On days when exercise is at the bottom of your priority list and making it to a fitness class on time presents a scheduling nightmare, a HIIT workout can be your saving grace. Obviously you can also skip your workout, and you should never feel guilty for doing so. But if you’re someone who feels a little less stressed and a little more in control of a busy day after fitting in time to sweat, then a HIIT workout is pretty much your best option.

HIIT, or high-intensity interval training, is a workout style that involves brief bursts of high-intensity intervals followed by brief periods of low-intensity recovery. The biggest draw of HIIT is that it lets you fit in more work in less time. Since you give close to 100 percent of your effort during each high-intensity burst, your heart rate skyrockets and your muscles fatigue pretty quickly. And yes, that means the workout is going to be challenging—but on the upside, HIIT workouts are typically really short.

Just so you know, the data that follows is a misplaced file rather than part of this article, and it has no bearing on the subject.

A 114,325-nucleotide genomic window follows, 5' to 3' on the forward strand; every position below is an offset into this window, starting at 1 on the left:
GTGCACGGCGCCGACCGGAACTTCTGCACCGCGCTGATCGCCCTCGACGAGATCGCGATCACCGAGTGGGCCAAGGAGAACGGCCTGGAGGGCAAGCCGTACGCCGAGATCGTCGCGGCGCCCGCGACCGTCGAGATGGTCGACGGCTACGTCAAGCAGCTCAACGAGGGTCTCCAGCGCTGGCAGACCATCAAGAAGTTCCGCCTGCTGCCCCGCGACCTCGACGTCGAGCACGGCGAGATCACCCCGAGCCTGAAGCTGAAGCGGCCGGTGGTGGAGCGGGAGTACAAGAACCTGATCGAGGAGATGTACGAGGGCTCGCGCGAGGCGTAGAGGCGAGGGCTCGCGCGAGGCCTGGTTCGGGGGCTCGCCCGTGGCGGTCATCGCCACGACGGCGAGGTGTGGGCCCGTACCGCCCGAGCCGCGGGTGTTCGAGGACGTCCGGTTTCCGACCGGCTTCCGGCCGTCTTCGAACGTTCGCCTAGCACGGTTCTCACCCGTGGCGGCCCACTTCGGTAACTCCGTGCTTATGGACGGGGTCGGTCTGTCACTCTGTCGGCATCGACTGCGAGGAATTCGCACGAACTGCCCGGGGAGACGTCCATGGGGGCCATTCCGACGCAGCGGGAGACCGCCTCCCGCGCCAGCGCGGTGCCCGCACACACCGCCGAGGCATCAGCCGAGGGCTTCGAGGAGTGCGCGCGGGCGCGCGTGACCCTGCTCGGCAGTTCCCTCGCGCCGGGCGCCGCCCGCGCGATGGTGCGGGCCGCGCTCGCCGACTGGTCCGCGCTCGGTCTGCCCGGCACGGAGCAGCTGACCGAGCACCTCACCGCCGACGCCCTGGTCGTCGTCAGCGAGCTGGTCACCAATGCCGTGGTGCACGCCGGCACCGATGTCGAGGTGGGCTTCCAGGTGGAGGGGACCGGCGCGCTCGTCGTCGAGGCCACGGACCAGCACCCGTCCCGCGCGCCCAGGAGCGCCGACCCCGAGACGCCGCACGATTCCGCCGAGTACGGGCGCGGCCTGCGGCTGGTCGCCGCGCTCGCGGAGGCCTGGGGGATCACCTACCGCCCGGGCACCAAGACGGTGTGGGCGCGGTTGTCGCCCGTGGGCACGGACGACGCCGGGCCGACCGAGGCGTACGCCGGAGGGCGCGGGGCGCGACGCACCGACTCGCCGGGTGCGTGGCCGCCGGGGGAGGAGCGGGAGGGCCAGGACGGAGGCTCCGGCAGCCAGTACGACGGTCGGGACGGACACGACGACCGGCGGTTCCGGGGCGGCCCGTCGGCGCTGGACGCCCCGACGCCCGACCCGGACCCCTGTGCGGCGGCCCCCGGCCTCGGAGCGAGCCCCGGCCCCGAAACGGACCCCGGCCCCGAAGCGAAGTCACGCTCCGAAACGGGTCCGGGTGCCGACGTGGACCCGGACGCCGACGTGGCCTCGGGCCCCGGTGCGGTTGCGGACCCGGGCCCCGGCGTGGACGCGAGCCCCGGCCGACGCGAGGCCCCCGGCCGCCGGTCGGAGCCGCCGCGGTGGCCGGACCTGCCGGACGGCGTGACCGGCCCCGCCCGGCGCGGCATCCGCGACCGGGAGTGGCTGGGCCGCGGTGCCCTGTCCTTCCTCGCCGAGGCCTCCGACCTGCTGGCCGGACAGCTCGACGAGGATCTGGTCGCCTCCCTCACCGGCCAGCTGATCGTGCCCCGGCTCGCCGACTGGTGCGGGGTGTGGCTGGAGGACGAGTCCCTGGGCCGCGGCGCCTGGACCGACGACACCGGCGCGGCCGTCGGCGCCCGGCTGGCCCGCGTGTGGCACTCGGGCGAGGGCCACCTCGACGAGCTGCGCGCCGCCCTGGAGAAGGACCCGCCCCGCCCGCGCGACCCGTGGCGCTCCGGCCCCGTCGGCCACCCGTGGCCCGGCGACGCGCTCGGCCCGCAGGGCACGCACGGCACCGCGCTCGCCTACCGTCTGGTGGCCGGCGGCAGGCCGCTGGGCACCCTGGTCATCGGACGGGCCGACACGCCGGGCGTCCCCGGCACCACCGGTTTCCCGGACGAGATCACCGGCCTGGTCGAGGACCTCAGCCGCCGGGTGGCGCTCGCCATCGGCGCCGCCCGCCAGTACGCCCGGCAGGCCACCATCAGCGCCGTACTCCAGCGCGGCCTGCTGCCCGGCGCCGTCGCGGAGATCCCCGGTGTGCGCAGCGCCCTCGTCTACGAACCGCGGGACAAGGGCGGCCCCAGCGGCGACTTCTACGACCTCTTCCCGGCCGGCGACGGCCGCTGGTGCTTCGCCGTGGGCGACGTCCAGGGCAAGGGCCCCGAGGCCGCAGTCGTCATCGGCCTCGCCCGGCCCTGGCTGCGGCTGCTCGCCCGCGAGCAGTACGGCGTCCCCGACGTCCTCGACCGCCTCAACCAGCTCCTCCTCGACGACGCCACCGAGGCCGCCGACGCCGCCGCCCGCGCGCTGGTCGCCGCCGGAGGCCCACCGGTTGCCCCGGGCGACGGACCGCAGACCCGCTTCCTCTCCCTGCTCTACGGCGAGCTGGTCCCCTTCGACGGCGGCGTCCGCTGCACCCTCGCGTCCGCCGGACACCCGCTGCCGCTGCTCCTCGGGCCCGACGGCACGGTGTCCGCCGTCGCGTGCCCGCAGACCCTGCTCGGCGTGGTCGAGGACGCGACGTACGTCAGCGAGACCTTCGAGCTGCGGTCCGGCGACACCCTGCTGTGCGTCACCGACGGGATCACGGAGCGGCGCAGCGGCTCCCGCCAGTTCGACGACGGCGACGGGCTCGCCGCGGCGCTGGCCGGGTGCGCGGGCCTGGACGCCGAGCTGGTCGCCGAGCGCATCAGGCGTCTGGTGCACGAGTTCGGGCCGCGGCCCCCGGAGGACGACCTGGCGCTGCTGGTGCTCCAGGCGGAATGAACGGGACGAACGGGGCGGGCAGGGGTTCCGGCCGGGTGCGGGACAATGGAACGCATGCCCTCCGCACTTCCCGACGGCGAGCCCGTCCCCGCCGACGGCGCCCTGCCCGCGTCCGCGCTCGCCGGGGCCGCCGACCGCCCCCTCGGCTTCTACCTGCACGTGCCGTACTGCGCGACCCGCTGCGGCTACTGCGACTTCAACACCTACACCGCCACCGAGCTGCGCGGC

Gerren Liles, NASM-certified personal trainer at Mirror, says that HIIT is a go-to for most fitness professionals because it’s one of the best ways to raise your heart rate and improve strength and performance. “Incorporating HIIT twice a week, along with pure strength training, mobility work, and proper recovery will create a healthy, well-rounded individual with the confidence and stamina to take on the world,” Liles says.
And your HIIT workouts don’t need to be complicated. In fact, since you’re working really intensely, it’s almost better to stick with less equipment and focus on basic movements. That way, you don’t need to worry about form as much and can just really give it your all.